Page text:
This is what happens when those in leadership positions are put there for political purposes, as opposed to their understanding of the science involved. Wetlands aren't just havens for a wide range of species, they serve a critical function in filtering nutrients and toxins from our water. And considering the massive increases in the volume and variety of pollutants our technologies have produced, we need them now more than ever. But all these "business-friendly" hacks see is undeveloped acreage. As to science? We don't need no stinking science:
The 4,658-acre tract is owned by Spring Creek Farms LLC, which is registered in Illinois, according to Pamlico County tax records. About 250 acres on the south side of State Road 1324 have been cleared, a fact acknowledged last month by Abel Harmon of Hydeland Construction & Consulting in Swanquarter, who is working on the project. Farming could begin any time after the land clearing is completed, Harmon said in late September.
Not only do these wetlands provide a habitat for a wide range of local and migrating species, they also serve as a natural water filter to absorb toxins and nutrients. By turning these wetlands into agricultural tracts, you're taking away that filter and introducing even more toxins and nutrients via pesticides and fertilizers. Not good, to say the least. What's even more frustrating about this issue is the fact that once you've drained the wetlands, DENR no longer considers them wetlands anymore, and refuses to take action:
With DENR reducing employment in divisions responsible for permitting, our first fear is that the permit granting process will be slowed. For many years, business leaders and developers complained that DENR failed to process permit applications quickly enough. In previous sessions, legislators increased staffing and trimmed procedures to speed permit decisions.
If permit approval slows because there are fewer employees to do the work, we fear that both investments and jobs will be lost.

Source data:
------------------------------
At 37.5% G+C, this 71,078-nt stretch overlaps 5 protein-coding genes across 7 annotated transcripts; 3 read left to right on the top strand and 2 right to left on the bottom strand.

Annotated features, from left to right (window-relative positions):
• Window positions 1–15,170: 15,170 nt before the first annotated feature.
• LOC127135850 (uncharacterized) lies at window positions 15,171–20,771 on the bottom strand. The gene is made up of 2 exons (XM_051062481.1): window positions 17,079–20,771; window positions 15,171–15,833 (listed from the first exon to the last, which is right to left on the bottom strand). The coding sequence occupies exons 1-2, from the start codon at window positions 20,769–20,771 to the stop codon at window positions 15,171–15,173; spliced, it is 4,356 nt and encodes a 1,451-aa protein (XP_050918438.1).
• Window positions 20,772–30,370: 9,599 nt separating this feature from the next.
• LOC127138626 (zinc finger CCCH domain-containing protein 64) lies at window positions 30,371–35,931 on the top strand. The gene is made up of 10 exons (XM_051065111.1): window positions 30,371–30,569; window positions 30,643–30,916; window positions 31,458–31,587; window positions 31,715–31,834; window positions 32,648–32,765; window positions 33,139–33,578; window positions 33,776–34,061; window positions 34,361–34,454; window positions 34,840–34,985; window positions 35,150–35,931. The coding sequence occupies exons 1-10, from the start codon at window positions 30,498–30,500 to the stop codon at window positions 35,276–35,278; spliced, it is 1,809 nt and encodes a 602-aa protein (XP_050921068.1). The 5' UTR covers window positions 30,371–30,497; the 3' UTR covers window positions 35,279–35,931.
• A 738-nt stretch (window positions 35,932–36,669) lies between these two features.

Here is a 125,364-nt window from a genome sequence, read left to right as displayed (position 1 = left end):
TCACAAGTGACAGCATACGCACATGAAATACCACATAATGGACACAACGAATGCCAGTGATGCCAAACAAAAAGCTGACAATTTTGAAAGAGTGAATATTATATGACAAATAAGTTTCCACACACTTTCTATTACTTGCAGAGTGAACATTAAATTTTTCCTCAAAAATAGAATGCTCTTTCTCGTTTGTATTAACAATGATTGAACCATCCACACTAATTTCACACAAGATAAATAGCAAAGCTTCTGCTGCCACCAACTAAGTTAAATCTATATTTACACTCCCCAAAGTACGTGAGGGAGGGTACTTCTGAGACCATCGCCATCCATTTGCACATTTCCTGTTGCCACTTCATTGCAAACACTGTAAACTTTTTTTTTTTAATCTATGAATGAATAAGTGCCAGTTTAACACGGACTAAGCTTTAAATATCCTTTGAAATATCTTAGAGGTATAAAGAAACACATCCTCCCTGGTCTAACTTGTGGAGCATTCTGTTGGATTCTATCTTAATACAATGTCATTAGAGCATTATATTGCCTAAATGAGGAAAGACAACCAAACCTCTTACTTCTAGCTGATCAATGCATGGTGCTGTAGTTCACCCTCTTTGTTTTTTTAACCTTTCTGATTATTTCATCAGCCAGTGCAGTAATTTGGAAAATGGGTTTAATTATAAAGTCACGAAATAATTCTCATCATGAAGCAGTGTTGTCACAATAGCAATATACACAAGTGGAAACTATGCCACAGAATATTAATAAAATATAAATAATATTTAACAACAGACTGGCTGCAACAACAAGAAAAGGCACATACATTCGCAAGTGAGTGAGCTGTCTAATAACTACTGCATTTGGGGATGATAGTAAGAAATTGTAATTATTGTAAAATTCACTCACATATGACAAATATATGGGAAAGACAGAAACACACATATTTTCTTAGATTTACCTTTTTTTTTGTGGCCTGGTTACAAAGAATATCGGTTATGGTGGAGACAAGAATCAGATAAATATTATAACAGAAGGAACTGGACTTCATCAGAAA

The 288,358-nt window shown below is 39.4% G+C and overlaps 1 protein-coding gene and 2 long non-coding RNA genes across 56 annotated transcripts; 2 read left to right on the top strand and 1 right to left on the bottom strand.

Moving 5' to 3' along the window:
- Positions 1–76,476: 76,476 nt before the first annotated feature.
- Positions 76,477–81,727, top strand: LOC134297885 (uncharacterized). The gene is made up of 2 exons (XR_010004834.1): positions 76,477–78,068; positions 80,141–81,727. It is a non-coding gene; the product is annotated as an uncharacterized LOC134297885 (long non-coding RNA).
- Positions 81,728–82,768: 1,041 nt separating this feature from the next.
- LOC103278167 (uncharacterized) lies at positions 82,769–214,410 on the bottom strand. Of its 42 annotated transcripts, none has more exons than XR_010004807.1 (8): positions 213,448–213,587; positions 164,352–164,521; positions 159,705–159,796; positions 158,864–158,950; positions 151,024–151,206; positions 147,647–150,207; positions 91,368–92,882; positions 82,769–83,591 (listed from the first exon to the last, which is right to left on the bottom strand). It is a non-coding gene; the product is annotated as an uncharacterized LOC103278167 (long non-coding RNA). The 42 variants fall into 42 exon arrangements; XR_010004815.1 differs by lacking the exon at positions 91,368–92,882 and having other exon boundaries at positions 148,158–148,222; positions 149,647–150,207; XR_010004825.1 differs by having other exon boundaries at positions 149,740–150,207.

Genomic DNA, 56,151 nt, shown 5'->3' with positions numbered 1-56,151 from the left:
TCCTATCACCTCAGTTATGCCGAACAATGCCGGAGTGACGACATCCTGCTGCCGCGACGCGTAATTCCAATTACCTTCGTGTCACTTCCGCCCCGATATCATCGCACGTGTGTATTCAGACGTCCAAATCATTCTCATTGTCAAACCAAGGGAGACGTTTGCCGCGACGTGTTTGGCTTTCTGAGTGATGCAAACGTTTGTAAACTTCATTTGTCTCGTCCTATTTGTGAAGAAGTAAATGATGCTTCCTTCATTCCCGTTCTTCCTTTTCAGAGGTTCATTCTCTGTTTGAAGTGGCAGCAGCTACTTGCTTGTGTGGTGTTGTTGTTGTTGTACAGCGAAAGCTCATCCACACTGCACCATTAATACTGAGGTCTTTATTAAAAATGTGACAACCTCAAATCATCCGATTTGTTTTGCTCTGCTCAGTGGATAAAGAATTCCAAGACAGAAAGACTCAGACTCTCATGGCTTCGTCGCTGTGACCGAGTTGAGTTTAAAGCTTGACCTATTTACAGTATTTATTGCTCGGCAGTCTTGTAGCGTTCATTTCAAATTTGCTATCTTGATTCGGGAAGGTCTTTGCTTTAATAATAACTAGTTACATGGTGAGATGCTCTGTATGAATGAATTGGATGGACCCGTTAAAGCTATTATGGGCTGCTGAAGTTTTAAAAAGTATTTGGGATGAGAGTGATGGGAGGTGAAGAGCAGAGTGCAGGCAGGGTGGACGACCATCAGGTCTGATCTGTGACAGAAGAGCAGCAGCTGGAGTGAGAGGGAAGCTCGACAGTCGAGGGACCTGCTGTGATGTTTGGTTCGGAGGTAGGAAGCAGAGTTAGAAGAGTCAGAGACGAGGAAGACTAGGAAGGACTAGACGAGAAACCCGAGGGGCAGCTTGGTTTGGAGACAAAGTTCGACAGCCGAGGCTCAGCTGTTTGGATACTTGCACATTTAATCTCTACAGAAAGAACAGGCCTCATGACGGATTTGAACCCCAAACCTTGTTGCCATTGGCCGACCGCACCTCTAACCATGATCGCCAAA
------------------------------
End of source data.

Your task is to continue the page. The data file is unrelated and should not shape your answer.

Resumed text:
When the Legislature did its "listening tour" a few years ago, the number one complaint from business leaders was the amount of time it took to get permits issued from DENR. Tales of a six-month wait, or in some cases a year or more, were brought to light. And how do Republicans respond? By cutting back on the number of permitting agents. So much for "business-friendly" politicians. Just like the regulators themselves, those business leaders are merely pawns in the GOP's drive to destroy DENR.
To that end, the grant would have allowed North Carolina to develop a network of sites to test streams and survey wildlife before and after fracking occurs. The “before” is critical – having a thorough baseline of data would help the state better document issues that might be linked to fracking.
What will happen instead? Division of Water Resources director Tom Reeder says there still will be testing at fracking sites, because N.C. law requires it. But the law, which was drawn up by a Republican-led legislature, doesn’t require the thoroughness of testing that the EPA grant would have provided. In fact, the law even lets the testing be done by the companies that will perform the fracking. That’s not the kind of comfort we have in mind.
I actually heard Tom Reeder say that drillers would do testing before fracking begins, in a News14 story in the last few days. Trying to find it now, and will update diary when I do. Until then, here are a few questions for lawmakers: are you going to let potential Welfare recipients drug test themselves at home, and trust their findings afterward? Is the NC Bar going to allow aspiring attorneys to take the Bar exam at home, and tell you if they passed? Why would you allow a company that could expose itself to millions in damage do their own baseline water quality testing? It defies logic.
John Skvarla, the fox in charge of the DENR henhouse, already told us that he had a "new mission" in mind for his agency's water quality division.
Now we see more clearly what that new mission is: completely ignore water quality issues. If water becomes polluted, we'll stick our heads in the sand. Because we wouldn't want to know about any harm that Skvarla's corporate profiteer buddies are doing to the environment in their quest for more almighty dollars.
North Carolina applied for a federal grant to monitor water quality that might be poisoned by fracking. The grant was approved.